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Among the world’s biggest consumer companies, Europe’s Unilever NV, L’Oreal SA and Danone are best prepared for the effects of climate change relative to their peers, according to a report from the nonprofit CDP.
Formerly known as the Carbon Disclosure Project, CDP took a double-barreled approach in ranking the 16 largest consumer companies on measures including exposure to emissions, use of water and climate governance. It assumed that businesses will need to adjust to the effects of a warming world for the sake of the bottom line and to make a compelling case to increasingly concerned consumers.
“If we all start getting hit by the physical risks of climate change ourselves, we will be much more conscious of buying products with less impact,” said Carole Ferguson, head of investor research at CDP.
Unilever topped the list, the result of big changes to its portfolio, including the purchase of Seventh Generation in 2016, and a suite of low-carbon brands that account for a big portion of revenue.
L’Oreal was a close second, with the supply chain most protected from physical climate risks and high marks for its renewable energy program. Danone’s investments in soil health and water stewardship, as well as its wide range of vegan products, landed it in third place, CDP said.
U.S. companies including Kraft Heinz Co. and Estee Lauder Cos. ranked near the bottom of CDP’s list. The organization said that Kraft Heinz’s Kraft and Oscar Mayer brands have fallen behind on low-carbon innovations and its reliance on meat and dairy make it more vulnerable to physical risks from climate change. Estee Lauder was faulted for too little transparency into its use of palm oil, which has been blamed for widespread deforestation.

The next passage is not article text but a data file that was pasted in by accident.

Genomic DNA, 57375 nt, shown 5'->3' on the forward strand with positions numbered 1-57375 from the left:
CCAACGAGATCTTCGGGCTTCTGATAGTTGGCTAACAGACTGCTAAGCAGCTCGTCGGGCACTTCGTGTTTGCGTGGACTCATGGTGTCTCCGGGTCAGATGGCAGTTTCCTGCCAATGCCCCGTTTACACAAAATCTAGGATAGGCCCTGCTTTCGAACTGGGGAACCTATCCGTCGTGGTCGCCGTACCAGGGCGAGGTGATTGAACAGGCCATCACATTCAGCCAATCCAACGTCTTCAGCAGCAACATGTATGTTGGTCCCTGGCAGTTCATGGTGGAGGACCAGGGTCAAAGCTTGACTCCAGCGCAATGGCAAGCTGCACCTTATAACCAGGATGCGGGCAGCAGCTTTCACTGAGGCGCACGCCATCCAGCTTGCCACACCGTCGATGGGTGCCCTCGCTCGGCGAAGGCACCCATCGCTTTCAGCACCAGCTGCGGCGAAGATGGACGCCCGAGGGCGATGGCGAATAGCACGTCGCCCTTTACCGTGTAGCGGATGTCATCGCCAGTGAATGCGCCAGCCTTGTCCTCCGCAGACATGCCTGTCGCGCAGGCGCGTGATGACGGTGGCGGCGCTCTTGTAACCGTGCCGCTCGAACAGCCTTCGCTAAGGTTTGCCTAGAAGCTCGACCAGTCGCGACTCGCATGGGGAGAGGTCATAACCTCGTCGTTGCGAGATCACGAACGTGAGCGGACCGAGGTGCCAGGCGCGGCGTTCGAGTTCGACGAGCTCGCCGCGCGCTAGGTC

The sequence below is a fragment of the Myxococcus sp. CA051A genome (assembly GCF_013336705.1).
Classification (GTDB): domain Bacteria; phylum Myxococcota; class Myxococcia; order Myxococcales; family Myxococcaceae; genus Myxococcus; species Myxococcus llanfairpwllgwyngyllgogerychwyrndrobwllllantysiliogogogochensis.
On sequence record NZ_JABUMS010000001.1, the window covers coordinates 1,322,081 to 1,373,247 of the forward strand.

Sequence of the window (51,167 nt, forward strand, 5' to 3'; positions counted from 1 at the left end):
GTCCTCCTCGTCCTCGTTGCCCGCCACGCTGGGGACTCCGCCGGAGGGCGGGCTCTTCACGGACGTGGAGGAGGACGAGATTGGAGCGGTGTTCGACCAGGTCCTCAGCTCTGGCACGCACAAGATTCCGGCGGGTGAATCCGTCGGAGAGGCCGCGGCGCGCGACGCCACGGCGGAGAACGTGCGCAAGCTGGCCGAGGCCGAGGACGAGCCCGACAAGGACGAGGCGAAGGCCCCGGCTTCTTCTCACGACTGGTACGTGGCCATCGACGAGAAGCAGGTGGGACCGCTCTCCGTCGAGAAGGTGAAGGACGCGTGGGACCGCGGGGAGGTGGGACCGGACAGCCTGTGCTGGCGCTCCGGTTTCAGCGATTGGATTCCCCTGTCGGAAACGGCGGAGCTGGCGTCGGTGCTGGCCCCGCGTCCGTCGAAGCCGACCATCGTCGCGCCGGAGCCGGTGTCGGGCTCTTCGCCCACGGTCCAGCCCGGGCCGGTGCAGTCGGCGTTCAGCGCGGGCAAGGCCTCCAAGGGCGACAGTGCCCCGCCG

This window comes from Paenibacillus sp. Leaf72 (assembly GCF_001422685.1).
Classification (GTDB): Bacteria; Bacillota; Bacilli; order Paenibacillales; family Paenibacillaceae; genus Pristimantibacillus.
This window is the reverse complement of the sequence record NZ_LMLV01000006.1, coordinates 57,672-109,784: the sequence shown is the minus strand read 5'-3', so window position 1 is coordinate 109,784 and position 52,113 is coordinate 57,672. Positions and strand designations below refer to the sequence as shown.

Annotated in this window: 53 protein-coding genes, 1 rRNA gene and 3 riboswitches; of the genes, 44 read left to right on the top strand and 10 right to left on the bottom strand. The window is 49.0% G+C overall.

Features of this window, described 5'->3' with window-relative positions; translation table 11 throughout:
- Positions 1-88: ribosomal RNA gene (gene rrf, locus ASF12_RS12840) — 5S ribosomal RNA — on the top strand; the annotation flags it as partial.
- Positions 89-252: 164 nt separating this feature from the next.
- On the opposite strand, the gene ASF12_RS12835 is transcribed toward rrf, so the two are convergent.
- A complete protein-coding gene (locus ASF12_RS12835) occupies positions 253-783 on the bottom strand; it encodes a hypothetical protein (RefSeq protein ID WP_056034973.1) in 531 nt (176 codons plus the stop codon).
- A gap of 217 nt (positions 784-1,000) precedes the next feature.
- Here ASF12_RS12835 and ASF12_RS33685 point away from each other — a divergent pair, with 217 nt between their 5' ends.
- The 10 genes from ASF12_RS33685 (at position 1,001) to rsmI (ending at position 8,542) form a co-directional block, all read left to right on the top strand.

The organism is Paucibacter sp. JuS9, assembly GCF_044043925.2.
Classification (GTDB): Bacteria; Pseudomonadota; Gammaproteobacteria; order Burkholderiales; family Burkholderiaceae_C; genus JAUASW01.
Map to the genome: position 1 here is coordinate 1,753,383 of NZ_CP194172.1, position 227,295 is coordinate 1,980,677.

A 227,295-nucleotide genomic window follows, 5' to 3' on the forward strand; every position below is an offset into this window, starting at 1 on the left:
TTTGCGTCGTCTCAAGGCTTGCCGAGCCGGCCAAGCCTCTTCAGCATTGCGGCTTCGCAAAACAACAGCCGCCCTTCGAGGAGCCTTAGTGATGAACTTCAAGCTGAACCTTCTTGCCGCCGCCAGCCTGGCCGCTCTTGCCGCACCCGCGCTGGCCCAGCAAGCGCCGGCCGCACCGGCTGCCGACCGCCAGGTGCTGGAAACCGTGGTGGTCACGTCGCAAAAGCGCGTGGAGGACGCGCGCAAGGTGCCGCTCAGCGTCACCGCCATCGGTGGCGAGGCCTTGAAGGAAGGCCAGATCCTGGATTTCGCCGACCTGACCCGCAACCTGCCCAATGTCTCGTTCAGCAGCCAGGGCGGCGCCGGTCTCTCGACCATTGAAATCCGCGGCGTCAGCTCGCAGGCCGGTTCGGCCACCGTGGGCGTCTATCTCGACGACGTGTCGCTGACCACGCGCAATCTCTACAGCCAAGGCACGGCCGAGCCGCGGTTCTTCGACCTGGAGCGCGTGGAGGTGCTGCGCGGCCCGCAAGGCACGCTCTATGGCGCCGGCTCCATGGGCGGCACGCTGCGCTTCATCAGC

Kraft Heinz last year committed to setting “an aggressive, long-term greenhouse gas emissions reduction goal” and is looking to reduce its impact in logistics, packaging and agriculture, said Caroline Krajewski, the company’s head of global corporate reputation. Estee Lauder said it is “committed to accelerating our sustainability and citizenship practices” and continuously updates its targets in that area.
“For this group of companies there’s a whole range of risks that have become substantive, rather than something they can just manage away easily,” said CDP’s Ferguson.
Consumer goods companies have in part addressed the issue by buying smaller brands with better environmental practices. Those acquisitions are up fourfold in the last five years, including Nestle SA’s 2017 purchase of U.S. vegetarian burrito maker Sweet Earth and Danone’s takeover of nut milk maker WhiteWave Foods the same year.
Ferguson said she hoped companies would invest more in innovations that have systemic impact. For example, brewer AB InBev developed new barley varieties that can use up to 40 percent less water. As it is, through supply chains, consumer distribution and waste creation, consumer brands probably account for one-third of global greenhouse gas emissions, she said.
“The companies that are leading are looking upstream and downstream to see what the big risks and opportunities are,” Ferguson said. “The laggards might be doing some interesting things, but they’re not scaling them up sufficiently.”
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